Africa and the Commonwealth

Monday, 16 April 2018
Author: 
Nicholas Westcott

Commonwealth Heads of State and Government meet in London this week. Of the 53 members of the Commonwealth, 19 are African, the largest single group. There are of course historical reasons for this. But it is striking that the two newest members of the organisation (leaving aside welcome re-joiners like The Gambia) are both from Africa: Mozambique, which joined in 1995, and Rwanda in 2009. More are waiting.

So the Commonwealth is beginning to spread beyond the strict Anglosphere, as the Francophonie has expanded its scope to include a growing number of non-French speaking countries. But there is a difference. What holds the Commonwealth together, and what makes it more than a meeting of historically linked partners, is not just The Queen nor the language nor the link to the United Kingdom, but its values and willingness to enforce them. That countries have left - or been forced to leave - and then rejoined is a testament to the reality of those principles and practices. 

Africa has been the crucible in which these values have been tested, proving that arguments and negotiations within the community have their place. The rows over South Africa, from its departure in 1961 to its return in 1994, were not comfortable but were a testing ground of the principles on which the Commonwealth should be based. It was Zimbabwe’s unwillingness to respect the (ironically-named) Harare Principles that led to its departure from the Commonwealth in 2003. Zimbabwe’s re-admission, like South Africa’s before, is devoutly to be wished for but cannot be taken for granted. The conditions for membership must be met, and only once free, fair and transparent elections have been held should they be re-admitted.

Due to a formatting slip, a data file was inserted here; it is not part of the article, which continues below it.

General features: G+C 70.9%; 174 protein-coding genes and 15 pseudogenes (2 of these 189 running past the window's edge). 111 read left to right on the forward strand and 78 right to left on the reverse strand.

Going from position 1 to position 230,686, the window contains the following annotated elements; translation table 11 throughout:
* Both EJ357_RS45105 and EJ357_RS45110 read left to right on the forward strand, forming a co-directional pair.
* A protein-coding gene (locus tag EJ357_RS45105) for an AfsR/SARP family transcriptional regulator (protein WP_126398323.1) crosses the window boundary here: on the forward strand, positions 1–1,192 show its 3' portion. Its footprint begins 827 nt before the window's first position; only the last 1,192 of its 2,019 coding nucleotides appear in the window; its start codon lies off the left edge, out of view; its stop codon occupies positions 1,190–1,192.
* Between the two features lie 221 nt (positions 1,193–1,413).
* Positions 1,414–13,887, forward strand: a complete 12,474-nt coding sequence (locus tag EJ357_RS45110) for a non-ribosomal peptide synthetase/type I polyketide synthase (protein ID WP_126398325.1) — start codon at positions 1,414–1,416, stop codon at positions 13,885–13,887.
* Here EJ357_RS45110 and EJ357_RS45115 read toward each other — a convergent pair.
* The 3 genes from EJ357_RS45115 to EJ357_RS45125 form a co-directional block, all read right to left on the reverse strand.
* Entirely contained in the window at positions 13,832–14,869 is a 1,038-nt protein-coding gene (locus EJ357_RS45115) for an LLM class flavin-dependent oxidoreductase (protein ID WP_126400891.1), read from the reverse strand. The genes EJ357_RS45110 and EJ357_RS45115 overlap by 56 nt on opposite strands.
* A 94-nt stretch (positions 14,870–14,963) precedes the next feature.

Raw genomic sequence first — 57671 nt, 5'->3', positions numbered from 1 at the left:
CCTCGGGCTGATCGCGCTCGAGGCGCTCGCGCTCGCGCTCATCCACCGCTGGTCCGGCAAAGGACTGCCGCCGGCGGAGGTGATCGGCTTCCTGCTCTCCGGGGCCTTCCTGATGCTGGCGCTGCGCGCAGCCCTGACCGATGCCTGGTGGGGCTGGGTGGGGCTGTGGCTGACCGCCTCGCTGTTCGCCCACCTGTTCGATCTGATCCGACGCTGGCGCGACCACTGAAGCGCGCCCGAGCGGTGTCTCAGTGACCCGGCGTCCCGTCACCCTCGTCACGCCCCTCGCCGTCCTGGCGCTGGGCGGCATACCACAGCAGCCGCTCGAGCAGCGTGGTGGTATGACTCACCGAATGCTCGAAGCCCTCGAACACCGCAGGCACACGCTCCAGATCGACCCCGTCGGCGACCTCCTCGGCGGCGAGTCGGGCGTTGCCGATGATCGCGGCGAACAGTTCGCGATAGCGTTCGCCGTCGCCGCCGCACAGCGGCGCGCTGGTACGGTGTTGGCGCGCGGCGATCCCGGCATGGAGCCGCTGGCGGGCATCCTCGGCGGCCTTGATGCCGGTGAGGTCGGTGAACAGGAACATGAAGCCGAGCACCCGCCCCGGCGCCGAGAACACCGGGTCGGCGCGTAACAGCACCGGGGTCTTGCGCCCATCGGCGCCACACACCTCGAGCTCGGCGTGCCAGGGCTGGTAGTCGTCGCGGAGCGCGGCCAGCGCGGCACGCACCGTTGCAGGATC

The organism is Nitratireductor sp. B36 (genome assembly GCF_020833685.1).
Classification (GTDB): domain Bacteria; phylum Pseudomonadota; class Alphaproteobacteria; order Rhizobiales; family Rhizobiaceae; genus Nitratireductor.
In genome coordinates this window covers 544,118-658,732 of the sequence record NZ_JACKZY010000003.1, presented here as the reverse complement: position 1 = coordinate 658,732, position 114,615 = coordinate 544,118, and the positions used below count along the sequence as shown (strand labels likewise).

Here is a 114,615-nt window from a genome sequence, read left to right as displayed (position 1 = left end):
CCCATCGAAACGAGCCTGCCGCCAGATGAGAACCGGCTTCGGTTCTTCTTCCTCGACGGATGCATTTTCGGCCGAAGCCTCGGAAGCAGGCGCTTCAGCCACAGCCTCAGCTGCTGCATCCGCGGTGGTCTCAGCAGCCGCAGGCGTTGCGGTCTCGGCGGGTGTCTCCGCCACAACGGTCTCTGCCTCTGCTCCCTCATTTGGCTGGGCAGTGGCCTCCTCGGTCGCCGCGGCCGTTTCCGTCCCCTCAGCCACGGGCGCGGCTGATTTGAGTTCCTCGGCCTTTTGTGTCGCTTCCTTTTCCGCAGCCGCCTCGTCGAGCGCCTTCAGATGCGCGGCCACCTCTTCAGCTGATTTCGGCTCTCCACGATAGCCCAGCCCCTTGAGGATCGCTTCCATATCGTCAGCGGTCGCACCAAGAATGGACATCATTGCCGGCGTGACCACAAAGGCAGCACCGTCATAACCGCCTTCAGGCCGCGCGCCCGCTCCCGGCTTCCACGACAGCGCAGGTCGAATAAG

Many argue that there needs to be more to the Commonwealth than principles and declarations. There have been proposals for a development bank, bigger aid programmes, a privileged trade area, more educational exchanges. It is worth looking at these, where they do not duplicate or overlap or detract from existing multilateral institutions or programmes. But it is more valuable to focus on what the Commonwealth is already providing to its members and build on that.

This means developing the communities of interest and the sharing of best practice between countries in Africa and beyond on the critical issues of democratic practice and the rule of law. Only real accountability will enable governments to tackle corruption, crime and terrorism as well as build development and growth. The meetings between Electoral Commissioners, Chief Justices, Police Chiefs, lawyers and parliamentarians - including from political oppositions - enable exchanges of experience, mutual problem solving and solidarity in adversity which helps build a political culture that is founded on accountability, and government practices that respect it.

This is a precious quality the Commonwealth can bring to all its members, large and small, in Africa and beyond. It is an issue on which the small can teach the large as much as vice versa, and which makes the Commonwealth something to treasure. Let us hope CHOGM reaffirms that and pushes it forward.